The confrontation between South Korea and North Korea, which has been going on for several months, gained in intensity with the launch of 23 missiles by Pyongyang on Wednesday, November 2nd, leading to a South Korean retaliation.
The simmering confrontation between the two Koreas has gained momentum since North Korea resumed its ballistic missile launches a few months ago to intimidate its neighbour and enemy, while strutting its strength to gain respect from the U.S. and Japan.
For the first time, one of the missiles launched by Kim Jong-un’s regime crossed a demarcation line on the eastern coast of the Korean peninsula, the Northern Limit Line (NLL), which was established in 1953 after the Korean War, triggering an alarm for the inhabitants of the small island of Ulleungdo. An act was deemed “rare and intolerable” by the head of the South Korean Army.
The reaction of South Korea was not long in coming. President Yoon Suk-yeol called the North Korean fire an “effective territorial invasion” and retaliated by launching three air-to-ground missiles north of the NLL.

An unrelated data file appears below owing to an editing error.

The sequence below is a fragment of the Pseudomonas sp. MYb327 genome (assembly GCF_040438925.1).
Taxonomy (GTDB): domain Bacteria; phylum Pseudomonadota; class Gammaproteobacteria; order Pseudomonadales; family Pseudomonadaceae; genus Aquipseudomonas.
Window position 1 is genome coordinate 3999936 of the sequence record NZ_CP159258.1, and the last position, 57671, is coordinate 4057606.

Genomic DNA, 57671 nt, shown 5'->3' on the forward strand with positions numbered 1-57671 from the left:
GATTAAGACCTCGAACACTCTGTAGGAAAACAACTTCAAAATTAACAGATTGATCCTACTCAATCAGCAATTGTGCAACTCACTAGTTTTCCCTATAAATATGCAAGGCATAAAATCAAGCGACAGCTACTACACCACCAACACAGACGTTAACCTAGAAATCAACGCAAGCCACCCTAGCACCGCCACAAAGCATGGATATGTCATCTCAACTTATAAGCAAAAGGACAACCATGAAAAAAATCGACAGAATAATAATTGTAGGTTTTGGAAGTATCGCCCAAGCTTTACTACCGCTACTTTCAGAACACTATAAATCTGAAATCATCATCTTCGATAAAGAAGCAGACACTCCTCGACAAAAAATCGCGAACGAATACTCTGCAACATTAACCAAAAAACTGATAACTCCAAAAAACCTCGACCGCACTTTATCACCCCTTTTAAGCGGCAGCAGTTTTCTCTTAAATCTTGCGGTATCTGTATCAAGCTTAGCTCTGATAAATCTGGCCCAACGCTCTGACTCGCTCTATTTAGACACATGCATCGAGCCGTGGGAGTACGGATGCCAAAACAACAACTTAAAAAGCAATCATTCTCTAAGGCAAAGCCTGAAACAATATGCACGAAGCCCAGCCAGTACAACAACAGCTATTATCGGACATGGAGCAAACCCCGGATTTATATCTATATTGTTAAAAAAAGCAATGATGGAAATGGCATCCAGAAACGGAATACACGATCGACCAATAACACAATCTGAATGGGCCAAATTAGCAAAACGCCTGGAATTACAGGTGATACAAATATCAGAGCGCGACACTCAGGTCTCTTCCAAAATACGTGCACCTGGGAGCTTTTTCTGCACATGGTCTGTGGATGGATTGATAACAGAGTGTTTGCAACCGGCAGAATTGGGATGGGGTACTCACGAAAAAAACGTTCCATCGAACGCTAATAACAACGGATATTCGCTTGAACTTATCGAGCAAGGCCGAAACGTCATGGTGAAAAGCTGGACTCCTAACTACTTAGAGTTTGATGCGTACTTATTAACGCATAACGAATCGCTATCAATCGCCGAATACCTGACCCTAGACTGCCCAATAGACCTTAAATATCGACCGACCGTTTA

There were no casualties on either side, but the missile exchange marks a further step in the deterioration of relations between the two Koreas as the U.S. fears further nuclear tests by Pyongyang. North Korea justifies its strikes as a response to the implementation of new joint military exercises led by South Korea, the Americans, and the Australians, and the interoperability between these allied forces. These exercises, known as Vigilant Storm, follow a first series of manoeuvres carried out during the summer. At the time of Donald Trump, such exercises already existed but had been suspended in order to improve relations between Pyongyang and Washington. They resumed under Joe Biden.Washington, Seoul, and Tokyo have already promised strong retaliatory measures if Kim Jong-un launches new nuclear tests. But the North Korean dictator is counting on China and Vladimir Putin’s Russia to limit retaliation at the UN Security Council. A few months ago, when Pyongyang had carried out a ballistic test, Moscow had already vetoed new sanctions against North Korea. The collusion between Moscow and Pyongyang is evident in the shipment of weapons from Korea to Russia—a ‘dissimulated’ material support that was condemned on Wednesday, November 2nd, by John Kirby, spokesman for the White House National Security Council.